Better hot-patches, more virty in Big Blue's next AIX

And you thought big Unix was dead! Well it ain't. And it wants upgrading inside a year


As well as the range of Linux servers it released last week, Big Blue also announced version 7.2 of its venerable AIX operating system.

Still a heavy-hitter in the world of big enterprise workloads, AIX is part of that declining population of Unix-based rather than Linux-based operating systems.

Customers have a fair whack of prep time in front of them, since AIX 6.1 Enterprise Edition doesn't hit end-of-support until April 2017 (and curiously, AIX 7.1 Enterprise breathes its last sooner, in September 2016).

Key features Big Blue trumpets in AIX 7.2 include a live update that can run everything up to and including live kernel updates without rebooting a running system. An interim fix mechanism replaces AIX Hotpatch, again to get rid of reboots.

The OS includes a second-generation virtual network interface card (VNIC), which gives AIX LPAR virtual machines direct access to single-root input-output virtualisation (SRIOV) resources and cuts down on data copying.

Oracle's RDSv3 protocol is now supported over Mellanox adapters with RDMA over Converged Ethernet (RoCE) for higher clustering performance.

AIX 7.2 also wraps up IBM Power SC standard edition v1.1, PowerVC standard edition v1.1, Cloud Manager with OpenStack 4.3, BigFix Lifecycle, IBM Tivoli Monitoring and Mozilla Firefox.

These were also added to AIX 7.1, which also gets Dynamic System Optimizer v1.1.

The AIX 7.2 announcement is here. ®

Similar topics


Other stories you might like

  • Prisons transcribe private phone calls with inmates using speech-to-text AI

    Plus: A drug designed by machine learning algorithms to treat liver disease reaches human clinical trials and more

    In brief Prisons around the US are installing AI speech-to-text models to automatically transcribe conversations with inmates during their phone calls.

    A series of contracts and emails from eight different states revealed how Verus, an AI application developed by LEO Technologies and based on a speech-to-text system offered by Amazon, was used to eavesdrop on prisoners’ phone calls.

    In a sales pitch, LEO’s CEO James Sexton told officials working for a jail in Cook County, Illinois, that one of its customers in Calhoun County, Alabama, uses the software to protect prisons from getting sued, according to an investigation by the Thomson Reuters Foundation.

    Continue reading
  • Battlefield 2042: Please don't be the death knell of the franchise, please don't be the death knell of the franchise

    Another terrible launch, but DICE is already working on improvements

    The RPG Greetings, traveller, and welcome back to The Register Plays Games, our monthly gaming column. Since the last edition on New World, we hit level cap and the "endgame". Around this time, item duping exploits became rife and every attempt Amazon Games made to fix it just broke something else. The post-level 60 "watermark" system for gear drops is also infuriating and tedious, but not something we were able to address in the column. So bear these things in mind if you were ever tempted. On that note, it's time to look at another newly released shit show – Battlefield 2042.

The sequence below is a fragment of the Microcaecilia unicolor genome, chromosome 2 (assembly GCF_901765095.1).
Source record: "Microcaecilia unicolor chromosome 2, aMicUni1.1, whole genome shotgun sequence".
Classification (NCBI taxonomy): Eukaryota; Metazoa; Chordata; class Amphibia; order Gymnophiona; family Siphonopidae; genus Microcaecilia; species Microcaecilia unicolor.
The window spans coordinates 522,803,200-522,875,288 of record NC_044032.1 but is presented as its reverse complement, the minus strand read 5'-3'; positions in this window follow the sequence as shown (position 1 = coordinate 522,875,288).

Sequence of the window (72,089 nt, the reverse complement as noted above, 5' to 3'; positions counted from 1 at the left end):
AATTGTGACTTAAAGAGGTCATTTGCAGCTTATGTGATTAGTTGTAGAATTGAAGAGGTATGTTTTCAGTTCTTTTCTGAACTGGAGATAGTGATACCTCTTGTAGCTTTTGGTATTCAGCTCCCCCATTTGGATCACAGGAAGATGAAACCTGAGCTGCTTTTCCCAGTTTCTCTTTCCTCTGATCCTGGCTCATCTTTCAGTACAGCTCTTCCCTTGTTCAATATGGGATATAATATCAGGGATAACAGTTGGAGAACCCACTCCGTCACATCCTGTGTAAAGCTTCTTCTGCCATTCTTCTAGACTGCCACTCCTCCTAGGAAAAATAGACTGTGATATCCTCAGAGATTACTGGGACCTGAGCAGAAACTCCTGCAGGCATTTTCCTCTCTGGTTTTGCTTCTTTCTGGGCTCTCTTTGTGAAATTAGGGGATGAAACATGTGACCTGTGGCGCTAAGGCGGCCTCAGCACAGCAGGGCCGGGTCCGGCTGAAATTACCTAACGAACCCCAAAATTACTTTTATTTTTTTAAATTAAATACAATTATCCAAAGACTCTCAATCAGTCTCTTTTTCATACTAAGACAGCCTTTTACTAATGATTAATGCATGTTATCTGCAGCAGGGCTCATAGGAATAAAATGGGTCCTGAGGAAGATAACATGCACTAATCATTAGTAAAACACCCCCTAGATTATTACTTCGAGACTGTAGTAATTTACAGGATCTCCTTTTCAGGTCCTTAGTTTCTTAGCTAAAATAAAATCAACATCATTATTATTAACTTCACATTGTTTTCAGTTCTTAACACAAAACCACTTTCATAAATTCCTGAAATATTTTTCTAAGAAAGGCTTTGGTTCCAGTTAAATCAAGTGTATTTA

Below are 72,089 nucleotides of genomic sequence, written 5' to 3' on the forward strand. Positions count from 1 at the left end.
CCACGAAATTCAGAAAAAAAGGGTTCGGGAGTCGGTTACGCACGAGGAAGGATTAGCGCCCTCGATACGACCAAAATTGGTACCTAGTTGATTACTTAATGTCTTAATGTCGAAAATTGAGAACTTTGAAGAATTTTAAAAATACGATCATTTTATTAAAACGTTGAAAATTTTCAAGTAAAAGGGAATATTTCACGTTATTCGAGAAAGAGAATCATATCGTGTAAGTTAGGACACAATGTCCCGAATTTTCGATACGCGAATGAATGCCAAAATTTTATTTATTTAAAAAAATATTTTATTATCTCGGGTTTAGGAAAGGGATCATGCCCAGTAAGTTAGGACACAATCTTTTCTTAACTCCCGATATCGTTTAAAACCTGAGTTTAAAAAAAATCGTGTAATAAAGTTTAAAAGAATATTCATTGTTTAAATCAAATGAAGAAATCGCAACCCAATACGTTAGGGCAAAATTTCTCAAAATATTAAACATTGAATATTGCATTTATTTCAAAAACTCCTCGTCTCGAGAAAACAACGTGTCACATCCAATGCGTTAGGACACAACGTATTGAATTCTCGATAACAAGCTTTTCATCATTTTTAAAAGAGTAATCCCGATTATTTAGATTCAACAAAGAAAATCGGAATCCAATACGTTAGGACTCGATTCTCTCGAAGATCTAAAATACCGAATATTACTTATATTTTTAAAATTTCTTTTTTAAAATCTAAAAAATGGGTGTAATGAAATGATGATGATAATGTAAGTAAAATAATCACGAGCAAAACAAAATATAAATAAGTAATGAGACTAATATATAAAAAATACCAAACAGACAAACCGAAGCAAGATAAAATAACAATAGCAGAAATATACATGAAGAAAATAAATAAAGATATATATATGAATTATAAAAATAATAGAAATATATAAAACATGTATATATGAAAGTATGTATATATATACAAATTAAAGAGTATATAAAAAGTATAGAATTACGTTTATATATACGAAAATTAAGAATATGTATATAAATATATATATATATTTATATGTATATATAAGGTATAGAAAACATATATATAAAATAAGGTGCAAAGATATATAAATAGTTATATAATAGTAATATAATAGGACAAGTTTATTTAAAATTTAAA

I wanted to love Battlefield 2042, I really did. After the bum note of the first-person shooter (FPS) franchise's return to Second World War theatres with Battlefield V (2018), I stupidly assumed the next entry from EA-owned Swedish developer DICE would be a return to form. I was wrong.

    The multiplayer military FPS market is dominated by two forces: Activision's Call of Duty (COD) series and EA's Battlefield. Fans of each franchise are loyal to the point of zealotry with little crossover between player bases. Here's where I stand: COD jumped the shark with Modern Warfare 2 in 2009. It's flip-flopped from WW2 to present-day combat and back again, tried sci-fi, and even the Battle Royale trend with the free-to-play Call of Duty: Warzone (2020), which has been thoroughly ruined by hackers and developer inaction.

    Continue reading
  • American diplomats' iPhones reportedly compromised by NSO Group intrusion software

    Reuters claims nine State Department employees outside the US had their devices hacked

    The Apple iPhones of at least nine US State Department officials were compromised by an unidentified entity using NSO Group's Pegasus spyware, according to a report published Friday by Reuters.

    NSO Group in an email to The Register said it has blocked an unnamed customers' access to its system upon receiving an inquiry about the incident but has yet to confirm whether its software was involved.

    "Once the inquiry was received, and before any investigation under our compliance policy, we have decided to immediately terminate relevant customers’ access to the system, due to the severity of the allegations," an NSO spokesperson told The Register in an email. "To this point, we haven’t received any information nor the phone numbers, nor any indication that NSO’s tools were used in this case."

    Continue reading

Biting the hand that feeds IT © 1998–2021